I have a Panasonic landline (wireless) setup in my home. They have multiple charging stations, 2 remote bases, and one actual base station. They’ve worked reliably for at least 8 years, and I know Panasonic is excellent quality.

Recently, I’ve noticed one handset hisses during charging. It does this regardless of whether or not there are batteries in it, and after removing the back, I cannot tell where the noise is coming from. I tried holding down various components within it to see if I could narrow it down - to no avail. There are a couple big ICs and two PTH caps. The rest are SMD, and the PTH caps are held down by white adhesive.

Some digging online suggests that capacitors can hiss, piezoelectrically, but that seems limited to ceramic caps, not electrolytic ones. There are no vents and no bulging on either PTH cap, and besides the color & specs, they resemble the one pictured below. Any thoughts?

enter image description here

Edit: model is an older version of the “dect 6.0 plus” / “tga401” Edit:: no components are hot to the touch when noise is made.

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    \$\begingroup\$ Possibly dumb question, but is there any chance it's the speaker hissing and not an internal component? Seem possible that if you've got a bad filter or decoupling cap that noise from the charger circuit could be introduced into the speaker amplifier circuit. That handset has 2 speakers, so it just seems more likely to me that the issue is there vs a possible but unusual piezoelectric component phenomena. If you've already got the thing apart, try unplugging the speaker(s). \$\endgroup\$ – Phil C Apr 22 '18 at 5:01
  • \$\begingroup\$ @PhilC It's entirely possible. I'll get back to ya on that! I thought of this as well, but I didn't think it would be possible. I guess it is, based on what you're saying. I can try desoldering both speakers. \$\endgroup\$ – Bobdabiulder Apr 22 '18 at 12:50

I once experienced hiss from pseudo random oscillations in the boost regulator ceramic coil being driven any a buck regulator. So it was PWM fixed f driving a PFM variable f boost regulator.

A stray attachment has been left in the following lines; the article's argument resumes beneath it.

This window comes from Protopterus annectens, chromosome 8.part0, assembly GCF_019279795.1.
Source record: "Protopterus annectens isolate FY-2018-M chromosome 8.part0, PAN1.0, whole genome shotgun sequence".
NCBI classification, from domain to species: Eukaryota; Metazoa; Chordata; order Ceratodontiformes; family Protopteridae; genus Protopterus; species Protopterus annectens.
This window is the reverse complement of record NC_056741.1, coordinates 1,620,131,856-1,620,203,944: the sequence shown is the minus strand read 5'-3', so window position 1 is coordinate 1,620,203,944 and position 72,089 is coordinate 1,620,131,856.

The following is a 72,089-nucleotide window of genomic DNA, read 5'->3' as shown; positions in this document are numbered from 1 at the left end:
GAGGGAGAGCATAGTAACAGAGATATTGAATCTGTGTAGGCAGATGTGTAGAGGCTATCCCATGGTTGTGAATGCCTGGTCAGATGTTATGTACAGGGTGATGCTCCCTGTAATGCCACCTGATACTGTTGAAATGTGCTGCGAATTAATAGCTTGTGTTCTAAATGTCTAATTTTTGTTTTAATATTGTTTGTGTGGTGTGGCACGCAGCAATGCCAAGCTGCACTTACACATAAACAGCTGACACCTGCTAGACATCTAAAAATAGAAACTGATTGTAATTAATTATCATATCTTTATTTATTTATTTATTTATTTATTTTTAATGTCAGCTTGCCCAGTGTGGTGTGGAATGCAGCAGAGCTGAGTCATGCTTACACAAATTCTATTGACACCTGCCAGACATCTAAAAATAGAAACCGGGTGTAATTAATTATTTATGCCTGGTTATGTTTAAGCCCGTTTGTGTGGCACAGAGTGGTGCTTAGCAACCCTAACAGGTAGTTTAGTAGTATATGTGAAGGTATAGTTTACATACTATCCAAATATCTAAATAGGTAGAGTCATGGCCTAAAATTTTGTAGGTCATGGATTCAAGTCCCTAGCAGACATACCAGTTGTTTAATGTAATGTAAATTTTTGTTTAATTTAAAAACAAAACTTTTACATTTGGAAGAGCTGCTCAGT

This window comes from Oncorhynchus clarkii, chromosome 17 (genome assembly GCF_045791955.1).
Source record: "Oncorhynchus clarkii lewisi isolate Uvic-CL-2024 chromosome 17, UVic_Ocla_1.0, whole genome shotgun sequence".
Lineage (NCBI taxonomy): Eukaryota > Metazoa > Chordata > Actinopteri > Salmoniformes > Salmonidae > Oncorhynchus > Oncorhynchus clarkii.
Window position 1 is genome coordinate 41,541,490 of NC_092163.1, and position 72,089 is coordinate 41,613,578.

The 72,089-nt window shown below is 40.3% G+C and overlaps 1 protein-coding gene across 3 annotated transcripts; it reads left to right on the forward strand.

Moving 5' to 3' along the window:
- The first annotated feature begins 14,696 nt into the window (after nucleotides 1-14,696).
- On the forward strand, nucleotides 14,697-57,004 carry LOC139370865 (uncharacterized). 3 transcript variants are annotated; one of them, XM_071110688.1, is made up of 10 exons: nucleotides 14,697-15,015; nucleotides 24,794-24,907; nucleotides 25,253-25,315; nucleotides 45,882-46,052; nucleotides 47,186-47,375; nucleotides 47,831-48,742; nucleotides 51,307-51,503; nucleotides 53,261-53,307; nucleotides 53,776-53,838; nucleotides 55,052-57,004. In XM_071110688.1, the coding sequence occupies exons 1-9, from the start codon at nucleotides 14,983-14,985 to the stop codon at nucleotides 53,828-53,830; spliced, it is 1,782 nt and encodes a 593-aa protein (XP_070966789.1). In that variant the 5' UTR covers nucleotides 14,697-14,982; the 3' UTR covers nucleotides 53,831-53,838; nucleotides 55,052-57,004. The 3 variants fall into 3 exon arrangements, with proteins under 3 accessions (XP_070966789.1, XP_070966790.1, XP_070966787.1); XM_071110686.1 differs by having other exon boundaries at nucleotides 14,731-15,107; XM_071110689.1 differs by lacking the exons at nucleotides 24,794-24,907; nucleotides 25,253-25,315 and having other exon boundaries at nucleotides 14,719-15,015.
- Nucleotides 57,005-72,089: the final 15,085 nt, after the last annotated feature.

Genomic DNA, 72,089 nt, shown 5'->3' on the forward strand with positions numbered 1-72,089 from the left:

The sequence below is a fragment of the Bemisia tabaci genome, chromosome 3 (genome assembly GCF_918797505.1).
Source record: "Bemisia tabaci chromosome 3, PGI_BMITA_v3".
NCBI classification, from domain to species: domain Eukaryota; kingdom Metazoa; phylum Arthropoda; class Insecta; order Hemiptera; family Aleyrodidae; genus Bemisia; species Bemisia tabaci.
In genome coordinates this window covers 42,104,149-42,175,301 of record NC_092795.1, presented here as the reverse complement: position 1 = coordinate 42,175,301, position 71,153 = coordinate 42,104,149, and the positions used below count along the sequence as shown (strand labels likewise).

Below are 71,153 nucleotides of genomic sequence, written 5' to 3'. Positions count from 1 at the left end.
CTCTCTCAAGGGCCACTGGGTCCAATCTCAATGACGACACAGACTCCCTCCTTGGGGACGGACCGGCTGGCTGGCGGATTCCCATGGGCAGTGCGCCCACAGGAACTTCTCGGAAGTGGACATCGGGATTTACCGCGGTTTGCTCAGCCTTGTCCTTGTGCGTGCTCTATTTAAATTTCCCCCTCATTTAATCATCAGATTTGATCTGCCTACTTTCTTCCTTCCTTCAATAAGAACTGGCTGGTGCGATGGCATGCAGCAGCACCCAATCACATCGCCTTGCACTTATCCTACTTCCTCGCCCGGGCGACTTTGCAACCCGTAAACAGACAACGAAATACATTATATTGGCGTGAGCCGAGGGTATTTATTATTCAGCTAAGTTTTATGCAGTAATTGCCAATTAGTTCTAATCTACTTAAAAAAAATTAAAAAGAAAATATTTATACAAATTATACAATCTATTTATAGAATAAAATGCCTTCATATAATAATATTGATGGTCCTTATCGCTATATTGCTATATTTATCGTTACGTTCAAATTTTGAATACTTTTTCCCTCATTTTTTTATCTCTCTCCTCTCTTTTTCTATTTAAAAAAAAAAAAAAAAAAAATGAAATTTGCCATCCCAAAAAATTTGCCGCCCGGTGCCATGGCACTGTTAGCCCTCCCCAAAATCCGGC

The technical term in my case was called chaos noise, a metastability condition that causes hiss. Actually it was more like running water. I fixed it by using a larger and lower ESR cap on the boost regulator input.

Your issue may be as you indicated, ceramic piezo-mechanical hiss which may coincide with thermal rise or outgassing from the electrolytic cap (CAUTION-toxic).

A plastic or small rubber hose to locate the sound is what I would use, unless you know someone with a stethoscope.

  • \$\begingroup\$ The cap has no bulging, could it really be outgassing? \$\endgroup\$ – Bobdabiulder Apr 22 '18 at 12:51
  • \$\begingroup\$ Not likely as they ought be sealed unless defective which would be rare. The ferrite on the inductor is 1st guess from Chaos \$\endgroup\$ – Tony Stewart Sunnyskyguy EE75 Apr 22 '18 at 13:21
  • \$\begingroup\$ No inductors here. Again, caps look fine & have no vents, so idk \$\endgroup\$ – Bobdabiulder Apr 22 '18 at 15:19
  • \$\begingroup\$ I used a straw and a helper to figure out that the sound is indeed from the caps. They are 420uF and 450uF, 6.3v electrolytic caps. The sound they make is similar to this: link, if you turn the sound way down. \$\endgroup\$ – Bobdabiulder Apr 22 '18 at 15:42
  • \$\begingroup\$ Yes Chaos is design problem with random white noise effect.. You are the 1st to experience this on a cap, what brand was it so I know to avoid these Will a bigger cap with low ESR fit? 0.315" Dia (8.00mm) 0.709" (18.00mm) \$\endgroup\$ – Tony Stewart Sunnyskyguy EE75 Apr 22 '18 at 16:56

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